“This anti-interventionist idea seems crazy, because we’re already intervening on a huge scale. The idea that we can be intervening on this huge scale, but not doing any intervention to try to actually protect some of the biodiversity — it’s kind of unfathomable to me.”
The pressure is on: Brodie and a team of conservation scientists published a paper in the journal Science pressing for action. They say that now is the time for conservationists worldwide to create a universal framework to help weigh the benefits and risks of assisted colonization proposals — helping move assisted colonization from theory to practice. They’ve called on members of COP-15, held in October, to take action.
“This anti-interventionist idea seems crazy, because we’re already intervening on a huge scale.”Jedediah Brodie
Brodie became interested in assisted colonization last summer in the island nation of Palau. He thought that the seed-dispersing animals, like bats and pigeons, wouldn’t be able to carry the seeds from threatened local plants to the mainland if the island becomes inhospitable, reports Yale e360. So, certain species of plants like mangosteen, native only to the islands, are effectively trapped.
“Those species aren’t going to have anywhere to go when climate change makes Palau uninhabitable — because of either changing temperature, precipitation, or because of sea-level rise just drowning habitat. So if we want to keep those species on Earth, we have to move some of them somehow,” he said.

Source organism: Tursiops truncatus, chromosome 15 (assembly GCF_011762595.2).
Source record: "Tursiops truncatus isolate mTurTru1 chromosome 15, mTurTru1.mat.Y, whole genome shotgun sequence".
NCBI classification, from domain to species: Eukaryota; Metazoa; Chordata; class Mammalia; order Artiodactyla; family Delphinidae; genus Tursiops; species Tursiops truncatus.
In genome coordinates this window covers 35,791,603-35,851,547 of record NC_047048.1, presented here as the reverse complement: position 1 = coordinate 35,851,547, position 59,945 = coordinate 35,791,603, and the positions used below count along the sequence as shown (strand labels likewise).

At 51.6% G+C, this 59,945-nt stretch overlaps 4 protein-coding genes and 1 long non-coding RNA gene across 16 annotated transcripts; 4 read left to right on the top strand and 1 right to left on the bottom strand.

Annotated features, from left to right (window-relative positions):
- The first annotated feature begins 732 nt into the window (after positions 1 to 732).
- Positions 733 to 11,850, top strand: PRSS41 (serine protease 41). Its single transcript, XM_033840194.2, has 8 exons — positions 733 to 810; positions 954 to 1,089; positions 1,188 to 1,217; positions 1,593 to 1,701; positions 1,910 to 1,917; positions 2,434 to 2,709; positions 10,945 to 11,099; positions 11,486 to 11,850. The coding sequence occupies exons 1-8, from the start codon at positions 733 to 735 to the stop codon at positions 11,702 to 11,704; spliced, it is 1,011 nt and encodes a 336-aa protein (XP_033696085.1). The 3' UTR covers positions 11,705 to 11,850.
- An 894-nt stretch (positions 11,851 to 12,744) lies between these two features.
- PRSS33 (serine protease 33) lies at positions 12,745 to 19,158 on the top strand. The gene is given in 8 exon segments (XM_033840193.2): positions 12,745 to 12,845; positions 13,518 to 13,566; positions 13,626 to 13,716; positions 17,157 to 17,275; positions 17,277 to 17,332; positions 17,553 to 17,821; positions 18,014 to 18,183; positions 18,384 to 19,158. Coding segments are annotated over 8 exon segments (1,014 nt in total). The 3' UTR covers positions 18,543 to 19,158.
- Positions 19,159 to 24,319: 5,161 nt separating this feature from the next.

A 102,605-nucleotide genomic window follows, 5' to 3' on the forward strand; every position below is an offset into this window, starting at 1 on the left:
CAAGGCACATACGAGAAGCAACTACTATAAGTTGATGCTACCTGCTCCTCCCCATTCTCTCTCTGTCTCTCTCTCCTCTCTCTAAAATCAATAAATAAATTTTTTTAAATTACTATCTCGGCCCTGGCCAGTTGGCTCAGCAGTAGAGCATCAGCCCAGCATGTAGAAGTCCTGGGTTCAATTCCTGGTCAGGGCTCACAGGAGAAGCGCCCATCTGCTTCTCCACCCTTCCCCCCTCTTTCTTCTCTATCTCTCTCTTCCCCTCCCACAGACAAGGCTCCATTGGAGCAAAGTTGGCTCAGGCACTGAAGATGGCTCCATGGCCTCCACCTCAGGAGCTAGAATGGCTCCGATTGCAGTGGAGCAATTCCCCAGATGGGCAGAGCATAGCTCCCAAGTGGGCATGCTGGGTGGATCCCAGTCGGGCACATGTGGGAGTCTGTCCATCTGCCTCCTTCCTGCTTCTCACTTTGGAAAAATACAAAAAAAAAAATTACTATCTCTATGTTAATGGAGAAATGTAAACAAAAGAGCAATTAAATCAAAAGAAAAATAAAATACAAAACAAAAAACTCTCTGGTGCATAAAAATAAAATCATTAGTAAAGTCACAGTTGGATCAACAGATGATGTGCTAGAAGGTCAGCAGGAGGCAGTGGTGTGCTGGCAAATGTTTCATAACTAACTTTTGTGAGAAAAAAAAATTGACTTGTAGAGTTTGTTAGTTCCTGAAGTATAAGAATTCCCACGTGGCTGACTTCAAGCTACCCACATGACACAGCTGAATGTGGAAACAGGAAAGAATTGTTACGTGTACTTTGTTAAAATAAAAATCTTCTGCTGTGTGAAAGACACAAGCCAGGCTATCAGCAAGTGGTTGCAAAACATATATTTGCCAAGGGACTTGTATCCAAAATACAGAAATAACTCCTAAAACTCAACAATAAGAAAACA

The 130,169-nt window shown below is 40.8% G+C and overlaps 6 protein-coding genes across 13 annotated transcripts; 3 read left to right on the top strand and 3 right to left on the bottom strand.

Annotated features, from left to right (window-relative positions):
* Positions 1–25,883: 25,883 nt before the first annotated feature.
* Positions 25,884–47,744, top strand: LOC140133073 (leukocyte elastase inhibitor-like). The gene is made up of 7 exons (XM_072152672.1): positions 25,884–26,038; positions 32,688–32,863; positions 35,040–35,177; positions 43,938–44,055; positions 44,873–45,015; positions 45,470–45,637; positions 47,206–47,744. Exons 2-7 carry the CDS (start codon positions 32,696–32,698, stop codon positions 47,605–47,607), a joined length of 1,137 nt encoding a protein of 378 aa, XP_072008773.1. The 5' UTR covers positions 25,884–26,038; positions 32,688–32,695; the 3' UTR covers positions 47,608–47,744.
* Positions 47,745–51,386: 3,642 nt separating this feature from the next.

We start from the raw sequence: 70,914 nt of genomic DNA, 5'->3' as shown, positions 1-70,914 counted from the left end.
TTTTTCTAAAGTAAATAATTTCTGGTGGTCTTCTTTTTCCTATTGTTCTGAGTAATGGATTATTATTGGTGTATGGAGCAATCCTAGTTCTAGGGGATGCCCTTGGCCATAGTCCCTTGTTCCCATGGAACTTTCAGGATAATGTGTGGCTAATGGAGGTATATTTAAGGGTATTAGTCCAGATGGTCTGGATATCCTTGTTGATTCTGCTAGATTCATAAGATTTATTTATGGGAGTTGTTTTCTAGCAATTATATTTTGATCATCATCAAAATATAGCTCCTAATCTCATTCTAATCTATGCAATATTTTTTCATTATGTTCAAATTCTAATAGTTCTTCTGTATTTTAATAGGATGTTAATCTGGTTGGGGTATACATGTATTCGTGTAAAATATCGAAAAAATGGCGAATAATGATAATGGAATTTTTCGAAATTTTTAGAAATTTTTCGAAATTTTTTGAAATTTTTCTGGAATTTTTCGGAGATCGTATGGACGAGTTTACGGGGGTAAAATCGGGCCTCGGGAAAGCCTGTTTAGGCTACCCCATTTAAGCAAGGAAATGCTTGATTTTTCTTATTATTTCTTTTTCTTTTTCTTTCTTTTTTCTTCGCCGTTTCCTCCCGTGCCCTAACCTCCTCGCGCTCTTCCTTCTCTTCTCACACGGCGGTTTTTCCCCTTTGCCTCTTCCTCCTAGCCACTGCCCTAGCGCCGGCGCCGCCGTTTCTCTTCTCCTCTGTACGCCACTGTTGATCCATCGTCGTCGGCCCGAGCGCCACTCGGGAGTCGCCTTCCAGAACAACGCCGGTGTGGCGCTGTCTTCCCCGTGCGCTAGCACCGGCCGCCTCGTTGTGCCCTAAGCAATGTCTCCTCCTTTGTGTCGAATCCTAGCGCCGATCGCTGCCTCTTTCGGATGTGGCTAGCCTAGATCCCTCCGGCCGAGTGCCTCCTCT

But the problem is facing local species and habitats all over the globe, and a project of that scale seemed insurmountable — hence the call for an international framework.
Getting to action? Those conversations didn’t happen at the COP-15 meeting, but the team isn’t giving up.
“We are hoping to get the CVD [Convention on Biological Diversity] to agree to a taskforce of experts, probably in conjunction with other groups like the IUCN, to start thinking about the international policy related to this issue,” Brodie says. “We’re not saying this should be done all over the place all the time. We’re saying there needs to be a policy framework to think about these on a case-by-case basis.”
Yet despite the call to get everyone on the same page, the debate continues to rage. In response to the paper in Science, biologists Anthony Ricciardi and Daniel Simberloff write that Brodie and colleagues “fail to acknowledge the difficulties in predicting the impact of invasions.”
In other words, releasing endangered species into new environments could do more harm to local ecosystems than it does good for migrants, and we won’t realize it until the cat (or other species) is out of the bag.
Yet Brodie’s team fires back: “Assisted colonization is going to be used and has been used,” they write. “Maintaining a policy void will not stop people from taking action. Well-constructed policy guidance would assist conservationists and governments in making informed decisions.”